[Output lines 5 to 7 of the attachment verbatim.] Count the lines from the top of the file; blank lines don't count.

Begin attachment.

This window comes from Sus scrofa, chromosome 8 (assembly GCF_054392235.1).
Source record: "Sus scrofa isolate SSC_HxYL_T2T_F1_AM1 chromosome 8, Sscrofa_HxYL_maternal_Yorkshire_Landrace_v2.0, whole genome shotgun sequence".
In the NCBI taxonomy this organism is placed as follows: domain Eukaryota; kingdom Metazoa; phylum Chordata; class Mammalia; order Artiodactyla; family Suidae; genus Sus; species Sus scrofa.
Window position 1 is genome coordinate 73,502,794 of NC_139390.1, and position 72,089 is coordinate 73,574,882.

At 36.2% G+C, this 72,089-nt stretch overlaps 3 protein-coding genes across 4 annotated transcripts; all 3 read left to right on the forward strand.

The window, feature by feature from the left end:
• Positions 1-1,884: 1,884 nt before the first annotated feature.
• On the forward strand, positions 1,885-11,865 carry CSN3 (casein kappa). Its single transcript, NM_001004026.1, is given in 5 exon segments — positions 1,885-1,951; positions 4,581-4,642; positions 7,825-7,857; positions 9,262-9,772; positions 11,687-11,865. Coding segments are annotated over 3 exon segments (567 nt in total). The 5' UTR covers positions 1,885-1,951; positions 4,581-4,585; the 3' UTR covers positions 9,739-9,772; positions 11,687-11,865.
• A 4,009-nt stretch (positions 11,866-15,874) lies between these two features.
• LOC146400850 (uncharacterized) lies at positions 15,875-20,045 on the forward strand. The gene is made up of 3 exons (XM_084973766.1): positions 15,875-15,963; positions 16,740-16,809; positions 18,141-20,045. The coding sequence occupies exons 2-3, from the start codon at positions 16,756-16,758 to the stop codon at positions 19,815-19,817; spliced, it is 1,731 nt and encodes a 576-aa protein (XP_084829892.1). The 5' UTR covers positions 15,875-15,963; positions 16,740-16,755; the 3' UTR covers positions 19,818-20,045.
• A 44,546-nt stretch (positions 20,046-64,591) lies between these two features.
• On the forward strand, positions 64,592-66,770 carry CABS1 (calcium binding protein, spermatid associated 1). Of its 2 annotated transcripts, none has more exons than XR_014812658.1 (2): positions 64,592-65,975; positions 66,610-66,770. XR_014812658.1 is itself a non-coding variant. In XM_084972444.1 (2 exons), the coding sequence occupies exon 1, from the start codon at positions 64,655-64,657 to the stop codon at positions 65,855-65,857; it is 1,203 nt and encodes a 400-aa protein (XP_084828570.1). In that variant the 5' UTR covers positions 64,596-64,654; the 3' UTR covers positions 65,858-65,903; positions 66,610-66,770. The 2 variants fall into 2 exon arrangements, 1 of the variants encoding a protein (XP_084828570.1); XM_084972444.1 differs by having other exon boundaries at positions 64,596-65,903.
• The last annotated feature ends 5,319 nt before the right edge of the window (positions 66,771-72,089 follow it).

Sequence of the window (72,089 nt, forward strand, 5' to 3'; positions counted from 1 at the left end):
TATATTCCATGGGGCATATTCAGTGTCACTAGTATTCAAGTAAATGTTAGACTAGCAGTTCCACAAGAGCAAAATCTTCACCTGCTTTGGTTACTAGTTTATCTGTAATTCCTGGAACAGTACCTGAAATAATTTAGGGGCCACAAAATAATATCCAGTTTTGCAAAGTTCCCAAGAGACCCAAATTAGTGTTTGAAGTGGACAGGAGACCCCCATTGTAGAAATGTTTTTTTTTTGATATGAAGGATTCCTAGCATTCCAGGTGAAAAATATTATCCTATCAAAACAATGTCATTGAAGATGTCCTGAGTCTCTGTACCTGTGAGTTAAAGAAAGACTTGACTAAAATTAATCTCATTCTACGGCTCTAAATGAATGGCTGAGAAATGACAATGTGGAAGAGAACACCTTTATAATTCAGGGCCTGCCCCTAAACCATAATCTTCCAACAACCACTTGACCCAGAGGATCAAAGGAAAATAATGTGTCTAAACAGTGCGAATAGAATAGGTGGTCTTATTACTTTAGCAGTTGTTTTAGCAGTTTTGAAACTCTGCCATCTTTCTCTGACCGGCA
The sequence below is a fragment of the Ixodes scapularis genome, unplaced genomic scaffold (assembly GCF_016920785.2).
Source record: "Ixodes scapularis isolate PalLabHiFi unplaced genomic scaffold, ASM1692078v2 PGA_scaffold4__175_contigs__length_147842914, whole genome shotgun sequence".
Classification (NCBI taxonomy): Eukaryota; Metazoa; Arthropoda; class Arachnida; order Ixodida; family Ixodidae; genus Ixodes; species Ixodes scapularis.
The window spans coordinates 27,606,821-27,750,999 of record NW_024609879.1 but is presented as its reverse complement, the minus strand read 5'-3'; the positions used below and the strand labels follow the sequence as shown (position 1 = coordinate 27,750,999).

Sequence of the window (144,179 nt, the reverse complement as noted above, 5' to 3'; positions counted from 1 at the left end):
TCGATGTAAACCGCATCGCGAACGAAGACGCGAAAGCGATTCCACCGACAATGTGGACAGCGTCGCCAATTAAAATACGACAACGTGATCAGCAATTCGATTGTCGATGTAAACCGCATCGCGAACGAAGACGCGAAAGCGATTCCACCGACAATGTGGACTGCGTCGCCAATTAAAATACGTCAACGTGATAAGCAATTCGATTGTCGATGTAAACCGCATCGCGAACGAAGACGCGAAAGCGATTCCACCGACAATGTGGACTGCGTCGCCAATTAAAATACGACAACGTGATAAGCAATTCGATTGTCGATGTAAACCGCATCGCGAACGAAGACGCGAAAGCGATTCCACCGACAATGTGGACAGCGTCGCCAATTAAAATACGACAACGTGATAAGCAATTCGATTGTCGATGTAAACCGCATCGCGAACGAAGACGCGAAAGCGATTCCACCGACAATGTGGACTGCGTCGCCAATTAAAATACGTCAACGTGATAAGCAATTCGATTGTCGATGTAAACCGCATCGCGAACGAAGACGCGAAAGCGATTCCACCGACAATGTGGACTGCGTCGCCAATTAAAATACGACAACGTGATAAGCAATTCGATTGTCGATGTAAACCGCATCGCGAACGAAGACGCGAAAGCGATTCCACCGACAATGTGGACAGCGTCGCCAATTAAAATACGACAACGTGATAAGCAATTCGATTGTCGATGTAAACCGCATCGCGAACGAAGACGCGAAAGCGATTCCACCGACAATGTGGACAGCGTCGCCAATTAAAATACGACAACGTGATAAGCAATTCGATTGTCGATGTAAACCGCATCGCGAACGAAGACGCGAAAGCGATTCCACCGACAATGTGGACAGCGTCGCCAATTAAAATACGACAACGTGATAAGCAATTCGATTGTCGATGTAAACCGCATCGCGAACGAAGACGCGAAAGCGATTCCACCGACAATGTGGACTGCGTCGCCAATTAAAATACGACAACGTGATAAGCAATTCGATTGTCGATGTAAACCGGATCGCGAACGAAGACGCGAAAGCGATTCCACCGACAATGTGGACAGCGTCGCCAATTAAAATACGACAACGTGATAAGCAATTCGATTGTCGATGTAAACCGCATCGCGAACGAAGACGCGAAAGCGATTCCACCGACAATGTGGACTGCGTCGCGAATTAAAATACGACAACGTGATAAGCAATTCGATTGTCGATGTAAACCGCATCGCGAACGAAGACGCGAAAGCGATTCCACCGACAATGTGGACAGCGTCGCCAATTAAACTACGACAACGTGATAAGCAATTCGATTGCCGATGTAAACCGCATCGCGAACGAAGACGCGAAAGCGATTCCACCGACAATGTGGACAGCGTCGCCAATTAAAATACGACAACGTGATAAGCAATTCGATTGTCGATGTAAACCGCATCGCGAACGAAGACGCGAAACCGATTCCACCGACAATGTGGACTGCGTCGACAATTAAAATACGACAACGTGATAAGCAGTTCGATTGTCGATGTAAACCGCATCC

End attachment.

At 36.2% G+C, this 72,089-nt stretch overlaps 3 protein-coding genes across 4 annotated transcripts; all 3 read left to right on the forward strand.

The window, feature by feature from the left end:
• Positions 1-1,884: 1,884 nt before the first annotated feature.